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RCA Victor Basic 100, Volume 74 - Mahler: Symphony No. 5
Mahler, Leinsdorf, Boston Symphony Orchestra
RCA Victor Basic 100, Volume 74 - Mahler: Symphony No. 5
Genre: Classical
 
  •  Track Listings (5) - Disc #1


      
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All Artists: Mahler, Leinsdorf, Boston Symphony Orchestra
Title: RCA Victor Basic 100, Volume 74 - Mahler: Symphony No. 5
Members Wishing: 0
Total Copies: 0
Label: RCA
Release Date: 11/7/1995
Genre: Classical
Style: Symphonies
Number of Discs: 1
SwapaCD Credits: 1
UPC: 090266836529

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CD Reviews

THE MARCH TO TRIUMPH CAPTURED
demien | U.S.A. | 08/02/2000
(5 out of 5 stars)

"My ears have had the delight of hearing a version of Mahlers 5th that works. This orchestra was at the top of its game and Maestro Leinsdorf was in a mood to make some magic. Maestro Leinsdorf brings out the tragedy and intensity of the first movement to the forefront meanwhile sustaining a tempo that doesn't drag. You are at the march to the cemetary and the feelings that go along with the experience are intact. The second movement begins with a vicious rage and MAESTRO Leinsdorf never lets the momentum fall flat. The fury and despair of this movement are a perfect marriage in Leinsdorfs hands. The scherzo is performed with spirit and inspiration. You are placed in this world of carnival where the lights gleam and the clowns dance to this infectious melody. A grand time is presented to all. The famous adagietto for strings and harp is not dreamy like Karajans but is extremely romantic with the strings providing a lot of portamento(vibrato/feeling) culminating in a compelling display of emotion. The rondo finale is the joy of victory displayed thru music and the BOSTON ensemble provides all of the glorious fireworks with playing that resembles the methodic roar of a freight train. This interpretation really works and with the Boston orchestra providing the goods...you can't go wrong. Go for it!"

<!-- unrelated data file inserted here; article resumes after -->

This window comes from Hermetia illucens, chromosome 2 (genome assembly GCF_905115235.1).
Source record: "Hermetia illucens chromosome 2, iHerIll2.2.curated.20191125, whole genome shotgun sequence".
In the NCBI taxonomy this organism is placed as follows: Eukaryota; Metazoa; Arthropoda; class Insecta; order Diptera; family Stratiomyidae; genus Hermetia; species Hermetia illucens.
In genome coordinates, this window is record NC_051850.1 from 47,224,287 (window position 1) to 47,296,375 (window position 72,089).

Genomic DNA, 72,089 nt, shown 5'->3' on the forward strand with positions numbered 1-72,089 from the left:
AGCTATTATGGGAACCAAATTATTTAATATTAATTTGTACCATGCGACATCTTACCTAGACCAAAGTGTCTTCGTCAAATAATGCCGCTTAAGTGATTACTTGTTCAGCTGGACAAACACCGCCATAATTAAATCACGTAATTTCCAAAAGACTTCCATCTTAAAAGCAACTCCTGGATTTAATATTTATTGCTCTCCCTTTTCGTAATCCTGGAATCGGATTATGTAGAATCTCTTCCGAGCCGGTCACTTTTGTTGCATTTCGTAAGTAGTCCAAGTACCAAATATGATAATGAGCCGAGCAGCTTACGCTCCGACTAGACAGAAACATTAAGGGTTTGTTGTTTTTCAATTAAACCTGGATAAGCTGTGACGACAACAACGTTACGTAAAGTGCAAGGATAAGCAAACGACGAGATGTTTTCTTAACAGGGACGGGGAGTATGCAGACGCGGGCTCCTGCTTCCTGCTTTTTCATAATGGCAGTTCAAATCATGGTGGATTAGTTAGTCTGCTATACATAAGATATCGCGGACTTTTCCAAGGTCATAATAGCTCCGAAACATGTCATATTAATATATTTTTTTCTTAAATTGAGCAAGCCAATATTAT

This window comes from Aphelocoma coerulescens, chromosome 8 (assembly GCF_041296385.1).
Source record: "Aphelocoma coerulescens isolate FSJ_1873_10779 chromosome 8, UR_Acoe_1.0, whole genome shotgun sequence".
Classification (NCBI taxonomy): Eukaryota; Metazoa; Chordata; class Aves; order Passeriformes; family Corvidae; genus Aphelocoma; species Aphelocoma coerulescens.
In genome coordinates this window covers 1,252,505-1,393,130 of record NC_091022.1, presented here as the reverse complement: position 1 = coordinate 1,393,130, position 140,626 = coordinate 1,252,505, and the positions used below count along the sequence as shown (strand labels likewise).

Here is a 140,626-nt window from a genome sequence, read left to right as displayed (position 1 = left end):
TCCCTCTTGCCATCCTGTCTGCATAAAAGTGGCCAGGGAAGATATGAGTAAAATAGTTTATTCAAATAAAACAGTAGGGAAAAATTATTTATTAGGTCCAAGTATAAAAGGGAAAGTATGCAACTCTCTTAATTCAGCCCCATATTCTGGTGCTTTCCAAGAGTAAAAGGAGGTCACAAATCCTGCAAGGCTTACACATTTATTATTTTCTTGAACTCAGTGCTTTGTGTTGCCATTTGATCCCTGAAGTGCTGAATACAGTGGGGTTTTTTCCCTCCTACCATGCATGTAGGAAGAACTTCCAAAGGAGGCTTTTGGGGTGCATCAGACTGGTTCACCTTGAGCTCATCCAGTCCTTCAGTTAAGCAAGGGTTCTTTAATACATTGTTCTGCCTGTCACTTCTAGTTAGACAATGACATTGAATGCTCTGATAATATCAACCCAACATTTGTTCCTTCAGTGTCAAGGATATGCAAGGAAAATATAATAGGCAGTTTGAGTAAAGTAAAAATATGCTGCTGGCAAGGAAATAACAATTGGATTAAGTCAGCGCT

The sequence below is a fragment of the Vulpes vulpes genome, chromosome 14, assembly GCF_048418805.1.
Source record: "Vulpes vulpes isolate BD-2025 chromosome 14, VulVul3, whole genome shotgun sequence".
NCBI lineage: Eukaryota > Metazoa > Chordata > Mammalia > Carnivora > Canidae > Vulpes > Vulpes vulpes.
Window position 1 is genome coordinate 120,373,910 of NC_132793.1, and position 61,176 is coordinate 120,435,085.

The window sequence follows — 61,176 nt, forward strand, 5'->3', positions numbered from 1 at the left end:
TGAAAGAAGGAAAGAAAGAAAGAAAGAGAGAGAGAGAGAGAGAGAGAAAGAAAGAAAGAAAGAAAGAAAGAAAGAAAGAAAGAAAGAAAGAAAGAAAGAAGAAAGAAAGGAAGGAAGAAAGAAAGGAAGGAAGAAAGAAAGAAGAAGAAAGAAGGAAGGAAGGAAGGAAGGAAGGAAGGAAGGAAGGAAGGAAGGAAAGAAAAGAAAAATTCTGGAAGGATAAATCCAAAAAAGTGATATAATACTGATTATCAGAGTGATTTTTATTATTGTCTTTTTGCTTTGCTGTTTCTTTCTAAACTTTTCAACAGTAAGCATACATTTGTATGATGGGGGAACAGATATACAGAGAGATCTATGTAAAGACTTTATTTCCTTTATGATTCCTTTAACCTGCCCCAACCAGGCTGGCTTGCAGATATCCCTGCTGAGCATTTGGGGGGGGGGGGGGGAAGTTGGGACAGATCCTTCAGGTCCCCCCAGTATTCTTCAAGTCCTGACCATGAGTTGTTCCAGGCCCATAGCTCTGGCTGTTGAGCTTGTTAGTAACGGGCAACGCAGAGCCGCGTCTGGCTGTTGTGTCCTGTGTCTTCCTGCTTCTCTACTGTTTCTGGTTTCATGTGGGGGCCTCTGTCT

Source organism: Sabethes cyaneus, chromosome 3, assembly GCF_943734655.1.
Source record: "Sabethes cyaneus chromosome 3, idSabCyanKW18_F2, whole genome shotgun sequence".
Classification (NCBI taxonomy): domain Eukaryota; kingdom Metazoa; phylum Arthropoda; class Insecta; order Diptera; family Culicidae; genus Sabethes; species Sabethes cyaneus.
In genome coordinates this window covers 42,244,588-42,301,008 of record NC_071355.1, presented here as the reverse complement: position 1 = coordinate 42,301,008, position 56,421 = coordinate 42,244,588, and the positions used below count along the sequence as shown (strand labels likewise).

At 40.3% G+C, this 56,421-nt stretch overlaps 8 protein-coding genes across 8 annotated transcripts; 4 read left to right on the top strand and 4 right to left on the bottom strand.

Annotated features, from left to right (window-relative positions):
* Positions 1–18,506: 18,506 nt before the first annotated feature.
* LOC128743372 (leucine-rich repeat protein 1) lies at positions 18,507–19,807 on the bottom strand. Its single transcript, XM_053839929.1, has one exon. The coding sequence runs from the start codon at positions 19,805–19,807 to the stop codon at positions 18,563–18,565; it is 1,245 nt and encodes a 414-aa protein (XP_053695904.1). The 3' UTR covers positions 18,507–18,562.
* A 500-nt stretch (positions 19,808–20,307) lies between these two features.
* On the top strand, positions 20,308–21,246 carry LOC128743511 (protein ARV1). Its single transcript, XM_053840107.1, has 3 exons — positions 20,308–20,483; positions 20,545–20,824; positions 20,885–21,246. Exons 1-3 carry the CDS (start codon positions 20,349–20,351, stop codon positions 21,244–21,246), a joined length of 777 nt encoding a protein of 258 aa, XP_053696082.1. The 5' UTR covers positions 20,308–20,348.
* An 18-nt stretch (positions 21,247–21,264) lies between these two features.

A Classic Mahler 5th
James Stephen Wasvary | Valley Cottage, NY United States | 04/16/2003
(5 out of 5 stars)

"I grew up with this version, it was one of my favorite records when I was in college in the 60's. To me it is the reference Mahler 5th. The sonics were great for the time, and better than many today. I was a local Hi-Fi expert, and when friends would ask me to evaluate their systems, I would bring this record and listen to the opening bars. I can't help but think of the Tuba Mirum sections of the famous requiems when I hear the opening trumpet; if a trumpet were announcing the last judgement it would sound more like this than any requiem's trumpet. The trumpet call is brilliantly played and recorded here, better than any other version I am aware of. It attacks you viscerally, and then you are hit with the whole orchestra emphasizing the theme. One peculiarity of this recording is that he takes a note early in the orchestra an octave lower than any other version I am aware of. I presume he has documentary justification, but don't know it. It may be that I was imbued with it before I heard another version, but I prefer the lower note, it maintains a sense of portentiousness through the first movement with is diminished by the higher note.
The performance of the remaining movements here is fine. The third movement is considered the centerpiece of this symphony by critics, but my own taste is for the first movement, possibly because of the brilliant performance here. If you have no recording of this symphony, this is a fine one at a low price; if you already do I would recommend it just for its unique and spectacular first movement."